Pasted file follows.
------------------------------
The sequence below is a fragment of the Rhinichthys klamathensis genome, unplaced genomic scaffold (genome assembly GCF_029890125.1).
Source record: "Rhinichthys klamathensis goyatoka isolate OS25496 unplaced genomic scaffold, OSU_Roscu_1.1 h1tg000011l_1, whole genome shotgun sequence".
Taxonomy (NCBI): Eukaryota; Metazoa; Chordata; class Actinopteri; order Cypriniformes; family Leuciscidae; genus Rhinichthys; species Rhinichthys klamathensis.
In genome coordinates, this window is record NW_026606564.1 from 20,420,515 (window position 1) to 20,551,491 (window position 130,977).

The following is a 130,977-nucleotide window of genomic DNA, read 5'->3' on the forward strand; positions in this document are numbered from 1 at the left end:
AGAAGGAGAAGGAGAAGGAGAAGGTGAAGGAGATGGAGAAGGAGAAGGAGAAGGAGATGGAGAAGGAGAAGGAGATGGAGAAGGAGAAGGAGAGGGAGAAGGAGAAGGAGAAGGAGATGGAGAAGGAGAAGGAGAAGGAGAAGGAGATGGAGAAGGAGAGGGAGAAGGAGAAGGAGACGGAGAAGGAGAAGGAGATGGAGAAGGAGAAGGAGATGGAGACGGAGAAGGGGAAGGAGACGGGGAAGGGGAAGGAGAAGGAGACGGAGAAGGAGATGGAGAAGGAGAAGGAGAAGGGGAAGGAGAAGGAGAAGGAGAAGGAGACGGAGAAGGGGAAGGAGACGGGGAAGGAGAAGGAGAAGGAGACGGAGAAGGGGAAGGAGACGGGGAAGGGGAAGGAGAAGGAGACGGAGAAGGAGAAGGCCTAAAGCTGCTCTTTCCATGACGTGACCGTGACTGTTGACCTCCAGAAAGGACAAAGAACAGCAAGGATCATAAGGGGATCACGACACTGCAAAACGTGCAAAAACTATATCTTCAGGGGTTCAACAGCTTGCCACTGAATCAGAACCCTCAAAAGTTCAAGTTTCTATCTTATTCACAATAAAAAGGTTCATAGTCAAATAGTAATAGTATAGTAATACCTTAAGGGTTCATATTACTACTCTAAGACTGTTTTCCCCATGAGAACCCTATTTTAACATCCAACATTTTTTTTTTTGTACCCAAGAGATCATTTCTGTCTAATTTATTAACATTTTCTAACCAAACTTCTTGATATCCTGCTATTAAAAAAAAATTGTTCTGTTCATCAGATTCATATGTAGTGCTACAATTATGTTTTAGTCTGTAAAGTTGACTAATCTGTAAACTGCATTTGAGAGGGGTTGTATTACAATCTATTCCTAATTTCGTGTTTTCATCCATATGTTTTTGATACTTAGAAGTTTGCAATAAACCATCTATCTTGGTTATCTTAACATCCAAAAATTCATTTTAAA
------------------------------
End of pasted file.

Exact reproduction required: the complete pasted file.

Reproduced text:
The sequence below is a fragment of the Rhinichthys klamathensis genome, unplaced genomic scaffold (genome assembly GCF_029890125.1).
Source record: "Rhinichthys klamathensis goyatoka isolate OS25496 unplaced genomic scaffold, OSU_Roscu_1.1 h1tg000011l_1, whole genome shotgun sequence".
Taxonomy (NCBI): Eukaryota; Metazoa; Chordata; class Actinopteri; order Cypriniformes; family Leuciscidae; genus Rhinichthys; species Rhinichthys klamathensis.
In genome coordinates, this window is record NW_026606564.1 from 20,420,515 (window position 1) to 20,551,491 (window position 130,977).

The following is a 130,977-nucleotide window of genomic DNA, read 5'->3' on the forward strand; positions in this document are numbered from 1 at the left end:
AGAAGGAGAAGGAGAAGGAGAAGGTGAAGGAGATGGAGAAGGAGAAGGAGAAGGAGATGGAGAAGGAGAAGGAGATGGAGAAGGAGAAGGAGAGGGAGAAGGAGAAGGAGAAGGAGATGGAGAAGGAGAAGGAGAAGGAGAAGGAGATGGAGAAGGAGAGGGAGAAGGAGAAGGAGACGGAGAAGGAGAAGGAGATGGAGAAGGAGAAGGAGATGGAGACGGAGAAGGGGAAGGAGACGGGGAAGGGGAAGGAGAAGGAGACGGAGAAGGAGATGGAGAAGGAGAAGGAGAAGGGGAAGGAGAAGGAGAAGGAGAAGGAGACGGAGAAGGGGAAGGAGACGGGGAAGGAGAAGGAGAAGGAGACGGAGAAGGGGAAGGAGACGGGGAAGGGGAAGGAGAAGGAGACGGAGAAGGAGAAGGCCTAAAGCTGCTCTTTCCATGACGTGACCGTGACTGTTGACCTCCAGAAAGGACAAAGAACAGCAAGGATCATAAGGGGATCACGACACTGCAAAACGTGCAAAAACTATATCTTCAGGGGTTCAACAGCTTGCCACTGAATCAGAACCCTCAAAAGTTCAAGTTTCTATCTTATTCACAATAAAAAGGTTCATAGTCAAATAGTAATAGTATAGTAATACCTTAAGGGTTCATATTACTACTCTAAGACTGTTTTCCCCATGAGAACCCTATTTTAACATCCAACATTTTTTTTTTTGTACCCAAGAGATCATTTCTGTCTAATTTATTAACATTTTCTAACCAAACTTCTTGATATCCTGCTATTAAAAAAAAATTGTTCTGTTCATCAGATTCATATGTAGTGCTACAATTATGTTTTAGTCTGTAAAGTTGACTAATCTGTAAACTGCATTTGAGAGGGGTTGTATTACAATCTATTCCTAATTTCGTGTTTTCATCCATATGTTTTTGATACTTAGAAGTTTGCAATAAACCATCTATCTTGGTTATCTTAACATCCAAAAATTCATTTTAAA